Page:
Thursday, August 7, 2014
Catherine Zhang -- Whale Watch day!
I don’t really remember my last whale watch in Cape Cod, but this time of whale watch outside the Boston Harbor, it gave me a fantastic feeling and I learned a lot of things.
The date was Friday, August 1st, the time was about 11. The weather was nice, sunny and windy with fresh sea breeze. The tide at that time was low. As we were in the ocean outside the harbor, we witnessed the power and beauty of the ocean.
At first, we went next to the dock where we fed the striped basses with onion bread. When we were there for the first time and threw bread into the water, there were more than 5 striped basses in the water chasing the bread. But this time, there was only one striped bass in the water. Then the whole class started to have a debate about why the striped basses were gone after two weeks? We came up several reasons. First, it can be the weather which affects the water temperature. Last time the weather was a little bit chilly, and last Friday it was so hot. The surface of water was kind of hot so that all the fish prefer to stay on the bottom of the harbor. Also the heat in the water may decrease the dissolved oxygen rate and fishes don’t want to stay on the top. The reason can also be the food change that last time; professor fed the fish with onion bread. Maybe it is the greasy and tasty flavor attack the fish to come up for food. This time, the food is just hot dog bread. Also the water flow direction may affect which way they go. But I think they are big enough to not be affect by the water flow.
As we walked around, sometimes under the dock or on the post under the water, there was small amount of bright-colored red tunicate stock on there. I learned some interesting things that tunicates are animals that they usually flow with the water wave. When they are smashed on any surface, they will then stick on the surface and start to reproduce to spread the whole place.
Then we finally got on the whale watch ship to see whales. At first, the ship was playing the soundtrack of whales, which sound like people yelling, crying, screaming with super low voice, and I consider that is very cute. Think it took us almost an hour to get the whale watch location, Stellwagen Bank. There is a girl on the ship telling us the information about whales. She said what we would see that day is humpback whales. Whales eat krill or other smaller fish who gather up all the time to live. They usually use the “Bubble Net Feeding” strategy to catch fish or krill. By using bubble to scare fish or krill to get close to each other so that the whales can swallow a lot once at a time. They don’t have teeth, so every time they swallow a tons of food, they filter the sea water within the food and push it out of their body and push the food down to the body. Humpback whales use to feed on their prey during summer and immigrate to the tropical or subtropical ocean to reproduce. I think we just saw same two humpback whale several times, which are North Star and Hippocampus because they have similar shapes of things on their tails. I realized that the humpback whales came out of the water for 10 second as its blowhole blows out water and then they slowly dived into the water with their beautiful tails. Then they are gone as they dive all the way deep to the ocean and come back up again after 3 to 5 minutes. My favorite things are its tail and the footprints the humpback whale left as it dived into the water. I watched the humpback whale slowly getting into the water and swinging up its black tail with white on the back, and then there was a special water area appeared. First I thought it was the oil from the whale flowing on the water. I kind of understand it is caused by the tail which pushes water up. After searching it online, I quote the introduction of footprint that “When a whale dives it makes mighty up and down thrusts with its tail. This causes the water pushed by the tail to well up to the surface forming slick spots known as whale footprints. Sometimes a series of footprints marks the path the whale is taking underwater.”(New England Seabirds: humpback whale). And I also love to see when they blow huge amount of water in the air from their blowhole.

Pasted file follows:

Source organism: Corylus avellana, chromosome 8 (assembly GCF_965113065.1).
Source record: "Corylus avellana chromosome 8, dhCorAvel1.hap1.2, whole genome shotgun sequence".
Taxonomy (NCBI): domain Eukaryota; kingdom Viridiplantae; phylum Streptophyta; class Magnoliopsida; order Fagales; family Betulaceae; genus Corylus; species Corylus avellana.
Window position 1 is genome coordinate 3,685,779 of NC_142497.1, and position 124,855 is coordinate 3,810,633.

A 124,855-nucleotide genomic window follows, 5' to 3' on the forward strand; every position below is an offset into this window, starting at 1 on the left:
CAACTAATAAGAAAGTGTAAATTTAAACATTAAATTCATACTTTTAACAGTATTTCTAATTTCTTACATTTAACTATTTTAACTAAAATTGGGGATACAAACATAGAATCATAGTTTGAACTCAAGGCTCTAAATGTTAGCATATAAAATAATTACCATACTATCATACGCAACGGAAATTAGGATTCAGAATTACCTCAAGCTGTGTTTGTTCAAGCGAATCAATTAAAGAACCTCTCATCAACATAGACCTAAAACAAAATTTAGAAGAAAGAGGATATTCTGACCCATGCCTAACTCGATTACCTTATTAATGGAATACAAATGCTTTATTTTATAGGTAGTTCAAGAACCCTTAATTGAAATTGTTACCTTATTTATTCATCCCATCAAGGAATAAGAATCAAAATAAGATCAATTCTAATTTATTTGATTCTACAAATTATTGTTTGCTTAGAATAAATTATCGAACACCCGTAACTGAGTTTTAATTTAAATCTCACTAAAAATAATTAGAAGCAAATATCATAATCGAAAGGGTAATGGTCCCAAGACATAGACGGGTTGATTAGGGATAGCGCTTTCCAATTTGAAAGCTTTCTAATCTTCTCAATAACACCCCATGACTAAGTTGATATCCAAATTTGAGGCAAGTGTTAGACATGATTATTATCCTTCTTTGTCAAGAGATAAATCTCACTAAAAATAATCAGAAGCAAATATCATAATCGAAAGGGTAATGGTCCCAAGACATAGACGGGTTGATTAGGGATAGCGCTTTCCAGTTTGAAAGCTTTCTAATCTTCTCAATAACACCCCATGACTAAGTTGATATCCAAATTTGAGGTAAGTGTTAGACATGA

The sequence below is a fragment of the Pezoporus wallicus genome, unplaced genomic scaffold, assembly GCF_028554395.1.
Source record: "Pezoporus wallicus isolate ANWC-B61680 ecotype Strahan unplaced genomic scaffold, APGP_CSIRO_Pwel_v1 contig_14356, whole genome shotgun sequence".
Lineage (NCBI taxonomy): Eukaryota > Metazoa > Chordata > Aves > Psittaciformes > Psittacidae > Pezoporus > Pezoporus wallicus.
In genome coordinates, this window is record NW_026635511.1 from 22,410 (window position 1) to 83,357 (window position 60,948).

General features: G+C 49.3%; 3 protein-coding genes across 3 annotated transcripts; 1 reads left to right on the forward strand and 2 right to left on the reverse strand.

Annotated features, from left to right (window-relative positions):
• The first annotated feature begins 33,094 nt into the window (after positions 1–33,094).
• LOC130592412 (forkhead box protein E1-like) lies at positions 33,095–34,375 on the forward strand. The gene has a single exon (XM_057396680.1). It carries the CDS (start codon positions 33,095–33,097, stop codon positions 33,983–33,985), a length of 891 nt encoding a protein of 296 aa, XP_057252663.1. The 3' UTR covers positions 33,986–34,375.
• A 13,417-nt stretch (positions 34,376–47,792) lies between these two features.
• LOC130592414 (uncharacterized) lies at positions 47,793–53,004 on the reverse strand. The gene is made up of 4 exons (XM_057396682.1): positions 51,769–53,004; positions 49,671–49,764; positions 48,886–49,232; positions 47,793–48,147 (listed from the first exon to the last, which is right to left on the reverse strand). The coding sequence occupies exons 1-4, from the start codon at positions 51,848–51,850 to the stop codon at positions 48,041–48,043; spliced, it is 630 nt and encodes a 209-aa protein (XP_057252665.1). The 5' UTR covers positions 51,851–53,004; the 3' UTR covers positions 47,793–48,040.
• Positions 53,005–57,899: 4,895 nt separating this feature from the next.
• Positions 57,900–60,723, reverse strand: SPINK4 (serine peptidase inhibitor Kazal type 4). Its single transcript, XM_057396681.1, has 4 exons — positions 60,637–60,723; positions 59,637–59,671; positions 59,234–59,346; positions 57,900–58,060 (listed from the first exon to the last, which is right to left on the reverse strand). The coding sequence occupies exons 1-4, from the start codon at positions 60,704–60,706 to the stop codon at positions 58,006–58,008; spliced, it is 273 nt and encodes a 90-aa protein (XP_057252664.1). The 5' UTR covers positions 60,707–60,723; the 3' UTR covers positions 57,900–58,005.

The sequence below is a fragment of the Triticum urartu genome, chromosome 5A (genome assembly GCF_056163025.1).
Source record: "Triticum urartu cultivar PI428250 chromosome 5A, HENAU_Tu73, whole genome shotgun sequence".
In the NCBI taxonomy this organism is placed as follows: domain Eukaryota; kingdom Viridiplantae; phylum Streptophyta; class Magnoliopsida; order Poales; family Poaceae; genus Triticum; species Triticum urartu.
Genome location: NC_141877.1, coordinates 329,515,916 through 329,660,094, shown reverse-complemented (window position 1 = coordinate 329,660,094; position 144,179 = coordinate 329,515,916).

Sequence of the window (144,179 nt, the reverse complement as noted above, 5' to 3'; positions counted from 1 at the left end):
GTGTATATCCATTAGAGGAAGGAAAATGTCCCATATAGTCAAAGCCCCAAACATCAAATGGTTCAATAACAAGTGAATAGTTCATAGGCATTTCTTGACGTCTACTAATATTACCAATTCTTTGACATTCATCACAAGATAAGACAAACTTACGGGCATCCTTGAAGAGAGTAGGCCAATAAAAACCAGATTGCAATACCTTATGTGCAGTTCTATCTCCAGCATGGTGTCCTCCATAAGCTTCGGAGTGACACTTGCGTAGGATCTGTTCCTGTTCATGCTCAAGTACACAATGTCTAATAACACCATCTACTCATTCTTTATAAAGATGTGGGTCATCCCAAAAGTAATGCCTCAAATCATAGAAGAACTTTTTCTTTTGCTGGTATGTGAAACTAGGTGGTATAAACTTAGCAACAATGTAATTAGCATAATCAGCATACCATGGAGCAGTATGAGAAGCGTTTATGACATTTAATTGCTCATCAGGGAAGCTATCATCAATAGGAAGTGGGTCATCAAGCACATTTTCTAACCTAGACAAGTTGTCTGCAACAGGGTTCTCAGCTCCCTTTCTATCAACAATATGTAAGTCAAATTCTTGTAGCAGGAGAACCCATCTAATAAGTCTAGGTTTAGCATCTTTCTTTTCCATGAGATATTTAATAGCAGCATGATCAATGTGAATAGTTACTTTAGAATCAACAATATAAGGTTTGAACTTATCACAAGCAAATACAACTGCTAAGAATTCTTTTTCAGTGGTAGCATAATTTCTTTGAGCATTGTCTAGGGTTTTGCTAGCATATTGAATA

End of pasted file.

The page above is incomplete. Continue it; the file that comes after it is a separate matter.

Another thing is that I finally have a supported conclusion about where the pieces of broken blue mussels come from. I remember that time when I went to Fanpier and found a lot of fractured blue mussels and I was surprised to know that sea gulls dropped them there so that they can break the shell and eat the mussels. But I always wanted to see how they do that. So when professor was talking to the whole class about our plan, I noticed there was one sea gull flied out of water and climbed up really fast, and there was something black on its beak, and when it was high above the dock, it dropped the thing, and I gasped (Sorry professor, I didn’t fully pay attention when you were talking…I am probably an awful student, or a mother or a grandmother in the future as you said…). Then I realized that was probably a blue mussel. It dropped on the dock and cracked open, so the seagull can easily take out and eat the mussel meat.
Anyway, it was an amazing whale watch trip day. I have incredible feeling about these huge, intelligent creatures.